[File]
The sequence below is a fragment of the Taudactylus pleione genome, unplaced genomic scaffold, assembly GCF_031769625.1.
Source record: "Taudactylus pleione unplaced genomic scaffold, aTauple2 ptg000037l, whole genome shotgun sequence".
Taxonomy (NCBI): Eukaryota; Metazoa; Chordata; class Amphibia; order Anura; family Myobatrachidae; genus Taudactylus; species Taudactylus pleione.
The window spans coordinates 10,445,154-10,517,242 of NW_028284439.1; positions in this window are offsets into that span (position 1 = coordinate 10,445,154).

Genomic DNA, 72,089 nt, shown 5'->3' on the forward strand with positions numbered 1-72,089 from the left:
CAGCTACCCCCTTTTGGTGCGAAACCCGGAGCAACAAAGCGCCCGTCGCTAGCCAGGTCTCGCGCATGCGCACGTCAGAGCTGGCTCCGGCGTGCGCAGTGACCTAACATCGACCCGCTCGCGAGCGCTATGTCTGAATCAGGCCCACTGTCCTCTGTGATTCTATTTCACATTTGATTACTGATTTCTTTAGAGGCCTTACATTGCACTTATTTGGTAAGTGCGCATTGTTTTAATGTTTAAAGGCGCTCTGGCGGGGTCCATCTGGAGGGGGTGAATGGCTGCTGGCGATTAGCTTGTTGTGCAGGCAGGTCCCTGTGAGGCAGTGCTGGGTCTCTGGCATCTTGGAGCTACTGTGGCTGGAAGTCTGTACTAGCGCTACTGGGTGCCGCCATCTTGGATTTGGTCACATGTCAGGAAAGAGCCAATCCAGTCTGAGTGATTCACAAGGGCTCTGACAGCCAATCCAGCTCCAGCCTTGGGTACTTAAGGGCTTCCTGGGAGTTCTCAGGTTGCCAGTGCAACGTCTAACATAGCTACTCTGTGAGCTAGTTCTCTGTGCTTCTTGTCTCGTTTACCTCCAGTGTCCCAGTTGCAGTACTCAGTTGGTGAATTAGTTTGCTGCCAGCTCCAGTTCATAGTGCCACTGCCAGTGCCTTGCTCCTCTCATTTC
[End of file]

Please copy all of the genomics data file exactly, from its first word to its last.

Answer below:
The sequence below is a fragment of the Taudactylus pleione genome, unplaced genomic scaffold, assembly GCF_031769625.1.
Source record: "Taudactylus pleione unplaced genomic scaffold, aTauple2 ptg000037l, whole genome shotgun sequence".
Taxonomy (NCBI): Eukaryota; Metazoa; Chordata; class Amphibia; order Anura; family Myobatrachidae; genus Taudactylus; species Taudactylus pleione.
The window spans coordinates 10,445,154-10,517,242 of NW_028284439.1; positions in this window are offsets into that span (position 1 = coordinate 10,445,154).

Genomic DNA, 72,089 nt, shown 5'->3' on the forward strand with positions numbered 1-72,089 from the left:
CAGCTACCCCCTTTTGGTGCGAAACCCGGAGCAACAAAGCGCCCGTCGCTAGCCAGGTCTCGCGCATGCGCACGTCAGAGCTGGCTCCGGCGTGCGCAGTGACCTAACATCGACCCGCTCGCGAGCGCTATGTCTGAATCAGGCCCACTGTCCTCTGTGATTCTATTTCACATTTGATTACTGATTTCTTTAGAGGCCTTACATTGCACTTATTTGGTAAGTGCGCATTGTTTTAATGTTTAAAGGCGCTCTGGCGGGGTCCATCTGGAGGGGGTGAATGGCTGCTGGCGATTAGCTTGTTGTGCAGGCAGGTCCCTGTGAGGCAGTGCTGGGTCTCTGGCATCTTGGAGCTACTGTGGCTGGAAGTCTGTACTAGCGCTACTGGGTGCCGCCATCTTGGATTTGGTCACATGTCAGGAAAGAGCCAATCCAGTCTGAGTGATTCACAAGGGCTCTGACAGCCAATCCAGCTCCAGCCTTGGGTACTTAAGGGCTTCCTGGGAGTTCTCAGGTTGCCAGTGCAACGTCTAACATAGCTACTCTGTGAGCTAGTTCTCTGTGCTTCTTGTCTCGTTTACCTCCAGTGTCCCAGTTGCAGTACTCAGTTGGTGAATTAGTTTGCTGCCAGCTCCAGTTCATAGTGCCACTGCCAGTGCCTTGCTCCTCTCATTTC